Landmark Victory: Congress Never Disestablished Eastern Okla. as Indian Reservation

The U.S. Supreme Court ruled 5-4 today that 19 million acres in eastern Oklahoma is Indian land. (Flickr/CC Geoff Livingston)

“The federal government promised the Creek a reservation in perpetuity. … Congress has never withdrawn the promised reservation.” —Justice Neil Gorsuch

With its ruling in McGirt v. Oklahoma, the Supreme Court has determined that the Creek Nation’s reservation was never disestablished. The treaty-defined lands of the Muscogee (Creek) Nation — encompassing much of eastern Oklahoma — remain Indian Country. That’s 19 million acres, home to 1.8 million people, of which an estimated 10–15% are Native American. 

“Today we are asked whether the land these treaties promised remains an Indian reservation for purposes of federal criminal law. Because Congress has not said otherwise, we hold the government to its word,” Justice Neil Gorsuch wrote in the majority opinion. 

The 5-4 decision, in limbo for years, marks one of the most consequential legal victories in the history of Indian Country. 

“While there can be no question that Congress established a reservation for the Creek Nation, it’s equally clear that Congress has since broken more than a few of its promises to the Tribe,” Gorsuch continued in the opinion. “Not least, the land described in the parties’ treaties, once undivided and held by the Tribe, is now fractured into pieces.”

The determination impacts the criminal justice system by requiring major offenses involving Native Americans to supercede state authority and be prosecuted by the federal government in accordance with the Major Crimes Act. Now ambiguities regarding state law — zoning, taxation, family and environmental law — must be addressed, particularly as it relates to the 1.8 million residents, of whom most are not Native. As Gorsuch noted, “the Court has profoundly destabilized the governance of eastern Oklahoma,” and in turn rewrote the injustice of stripping Tribes of their sovereign rights to land.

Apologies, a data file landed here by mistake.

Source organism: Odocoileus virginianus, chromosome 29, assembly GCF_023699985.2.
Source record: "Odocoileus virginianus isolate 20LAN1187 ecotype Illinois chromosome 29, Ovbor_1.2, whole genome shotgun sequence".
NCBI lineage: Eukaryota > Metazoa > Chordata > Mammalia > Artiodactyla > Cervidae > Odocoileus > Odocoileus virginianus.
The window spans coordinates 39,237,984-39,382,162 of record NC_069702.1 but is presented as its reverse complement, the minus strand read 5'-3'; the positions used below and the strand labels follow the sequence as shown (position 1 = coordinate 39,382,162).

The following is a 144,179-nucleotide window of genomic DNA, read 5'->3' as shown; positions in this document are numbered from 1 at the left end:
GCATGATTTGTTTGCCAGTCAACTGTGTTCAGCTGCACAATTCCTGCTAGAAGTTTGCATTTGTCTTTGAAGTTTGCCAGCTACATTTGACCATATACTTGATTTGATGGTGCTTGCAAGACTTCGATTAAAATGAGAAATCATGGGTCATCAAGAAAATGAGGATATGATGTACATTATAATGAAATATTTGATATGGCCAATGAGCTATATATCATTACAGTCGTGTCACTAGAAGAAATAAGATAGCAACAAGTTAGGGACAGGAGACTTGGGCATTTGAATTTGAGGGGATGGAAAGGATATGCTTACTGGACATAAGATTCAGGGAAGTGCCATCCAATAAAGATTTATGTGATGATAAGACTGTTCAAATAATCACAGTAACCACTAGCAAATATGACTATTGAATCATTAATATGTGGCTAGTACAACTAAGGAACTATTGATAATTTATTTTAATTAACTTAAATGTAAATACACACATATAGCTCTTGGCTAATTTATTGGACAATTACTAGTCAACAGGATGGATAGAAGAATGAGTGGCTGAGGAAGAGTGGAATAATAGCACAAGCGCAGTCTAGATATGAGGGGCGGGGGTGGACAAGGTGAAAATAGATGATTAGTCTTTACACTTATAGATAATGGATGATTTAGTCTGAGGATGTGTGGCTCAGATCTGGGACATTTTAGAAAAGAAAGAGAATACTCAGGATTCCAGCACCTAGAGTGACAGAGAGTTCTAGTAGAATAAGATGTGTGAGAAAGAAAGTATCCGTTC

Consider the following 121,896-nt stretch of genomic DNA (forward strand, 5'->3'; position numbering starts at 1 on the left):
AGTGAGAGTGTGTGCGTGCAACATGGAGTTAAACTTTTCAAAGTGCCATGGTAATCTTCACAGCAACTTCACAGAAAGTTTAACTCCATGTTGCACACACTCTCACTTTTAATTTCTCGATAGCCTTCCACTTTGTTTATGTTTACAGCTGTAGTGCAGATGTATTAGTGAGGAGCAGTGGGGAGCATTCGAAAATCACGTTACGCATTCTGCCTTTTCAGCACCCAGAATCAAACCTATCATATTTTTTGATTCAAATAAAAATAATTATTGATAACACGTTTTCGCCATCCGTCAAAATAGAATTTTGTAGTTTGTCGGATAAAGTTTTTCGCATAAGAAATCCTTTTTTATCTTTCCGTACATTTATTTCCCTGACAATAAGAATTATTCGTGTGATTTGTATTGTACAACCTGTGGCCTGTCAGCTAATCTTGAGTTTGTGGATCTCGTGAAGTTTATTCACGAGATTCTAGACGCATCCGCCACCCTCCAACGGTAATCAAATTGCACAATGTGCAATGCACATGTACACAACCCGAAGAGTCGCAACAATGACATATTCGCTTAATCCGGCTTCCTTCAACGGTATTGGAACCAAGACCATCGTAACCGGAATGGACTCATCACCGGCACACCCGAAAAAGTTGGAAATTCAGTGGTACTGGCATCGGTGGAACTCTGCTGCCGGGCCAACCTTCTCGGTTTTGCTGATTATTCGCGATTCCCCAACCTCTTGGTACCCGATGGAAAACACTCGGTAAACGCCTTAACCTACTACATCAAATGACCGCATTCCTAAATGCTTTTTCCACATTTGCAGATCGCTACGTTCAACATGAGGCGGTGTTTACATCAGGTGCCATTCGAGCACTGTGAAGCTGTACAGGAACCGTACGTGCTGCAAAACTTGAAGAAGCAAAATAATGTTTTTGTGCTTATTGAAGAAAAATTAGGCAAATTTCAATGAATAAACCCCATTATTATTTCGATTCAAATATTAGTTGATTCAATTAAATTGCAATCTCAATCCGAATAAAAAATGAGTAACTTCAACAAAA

Sen. Tom Udall (D-New Mexico) praised the ruling: “This decision is a landmark victory for Indian Country, upholding the United States’ treaty obligations to the Creek Nation of Oklahoma and treaty Tribes across the country. The Supreme Court has affirmed that a promise is a promise: that treaties between the United States and Tribes are the law of the land — no matter how many times the federal government has violated those treaties in the past — and that lands reserved for Tribes remain Indian Country, now and in the future. While no court decision can correct centuries of injustice committed against Indigenous people, today’s ruling is a historic step forward to safeguard Tribal sovereignty for decades to come.”

The National Congress of American Indians (NCAI), the nation’s oldest, largest, and most representative organization comprised of American Indian and Alaska Native Tribal Nations and their citizens, released the following statement about this morning’s ruling: 

“Through two terms of the United States Supreme Court, and as many cases and fact patterns, this question has loomed over federal Indian law. This morning, NCAI joins the rest of Indian Country in congratulating the Muscogee (Creek) Nation and proudly asserting that its lands remain, and will forever be considered, Indian country — as guaranteed in their treaty relationship with the United States,” said NCAI President Fawn Sharp.

Meanwhile, Native American Rights Fund (NARF) Executive Director John Echohawk responded to the decision, “In this case, the Muscogee (Creek) Nation had to fight long and hard to protect their homelands, which were promised in their treaty agreements with the United States. In holding the federal government to its treaty obligations, the U.S. Supreme Court put to rest what never should have been at question. We congratulate the Nation on its success.”